What I Didn’t Understand About the “Zero” Trailer:

  • Everything else.
  • Why is SRK visibly shortened through computer graphics? I don’t know if his character is supposed to have dwarfism or not, but there is an emphasis on showcasing his height, and I absolutely abhorred the one clear reference to his height, which was a gross joke. Because of this, I’m also not feeling confident about how the movie will handle Anuskha’s characters condition, which looks like cerebral palsy.
  • They’re in India and New York, but we don’t know why.
  • Why is there a spaceship at the end? I thought this was a love triangle story?

[Read Related: ‘Andhadhun’ Review: Quite Possibly the Best Movie You’ll See All Year]

The “Zero” trailer left me with so many questions and not a whole lot of reasons to want them answered, except that Brown Girl might want me to review it (?).

By Sundeep Hans

Sundeep Hans was born in Toronto, raised in Brampton, with a slight detour via Punjab. She’s a social justice activist, … Read more ›

‘The Romantics’: Revisiting the Legacy and Grandeur of Yash Chopra With Filmmaker Smriti Mundhra

The Romantics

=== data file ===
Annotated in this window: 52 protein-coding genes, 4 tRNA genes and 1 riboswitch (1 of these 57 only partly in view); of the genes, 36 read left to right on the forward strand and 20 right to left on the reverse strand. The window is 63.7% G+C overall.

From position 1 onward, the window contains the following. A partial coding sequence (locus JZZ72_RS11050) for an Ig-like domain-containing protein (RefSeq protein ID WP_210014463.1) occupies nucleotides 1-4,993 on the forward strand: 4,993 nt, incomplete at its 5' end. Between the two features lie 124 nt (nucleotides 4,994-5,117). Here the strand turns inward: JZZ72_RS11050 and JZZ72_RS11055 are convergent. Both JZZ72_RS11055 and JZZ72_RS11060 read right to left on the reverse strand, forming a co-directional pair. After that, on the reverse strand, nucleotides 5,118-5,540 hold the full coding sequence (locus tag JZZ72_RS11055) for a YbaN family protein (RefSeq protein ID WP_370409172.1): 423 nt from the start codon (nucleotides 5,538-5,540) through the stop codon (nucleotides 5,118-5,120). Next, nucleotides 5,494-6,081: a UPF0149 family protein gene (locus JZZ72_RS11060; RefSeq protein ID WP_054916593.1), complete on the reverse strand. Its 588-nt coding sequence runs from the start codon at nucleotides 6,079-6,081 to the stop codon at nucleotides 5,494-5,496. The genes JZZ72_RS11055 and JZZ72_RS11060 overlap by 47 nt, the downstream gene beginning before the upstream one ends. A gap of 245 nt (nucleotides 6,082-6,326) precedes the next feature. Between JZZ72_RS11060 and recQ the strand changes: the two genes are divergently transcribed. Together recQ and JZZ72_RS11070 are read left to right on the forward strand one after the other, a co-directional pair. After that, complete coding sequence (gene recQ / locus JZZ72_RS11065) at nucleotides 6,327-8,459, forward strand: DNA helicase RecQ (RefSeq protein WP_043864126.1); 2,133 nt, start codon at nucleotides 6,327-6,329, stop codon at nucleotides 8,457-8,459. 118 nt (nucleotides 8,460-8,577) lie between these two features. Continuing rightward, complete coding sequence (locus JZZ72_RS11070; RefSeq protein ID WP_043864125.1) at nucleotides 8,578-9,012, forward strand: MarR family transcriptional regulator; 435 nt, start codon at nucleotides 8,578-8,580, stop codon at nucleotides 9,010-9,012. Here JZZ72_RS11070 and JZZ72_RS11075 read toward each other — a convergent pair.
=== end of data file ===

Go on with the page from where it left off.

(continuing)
If you are a South Asian, born in the ’80s or the early ’90s, chances are your ideas of love and romance are heavily influenced by Hindi films — that first gaze, the secret love notes, that accidental meeting somewhere in Europe, over-the-top gestures and dancing around trees. While reality may have been far from what was promised on reel, you still can’t stop pining over a hopeless romantic, with chocolate boy looks, chasing you across the earth and many universes; in the life here and the ones after. Somewhere deep down, you still dream of that possibility despite your husband sitting and sipping his morning coffee right next to you. And much of the credit for weaving this dreamland, that we can’t resist happily sliding into, goes to the legendary Yash Chopra. Award-winning filmmaker Smriti Mundhra’s docu-series, “The Romantics,” that released on Netflix on February 14, chronicles Chopra’s prolific career; offering an illuminating look into the highs and lows of his journey, his unblemished vision for Hindi cinema and sheer love for filmmaking.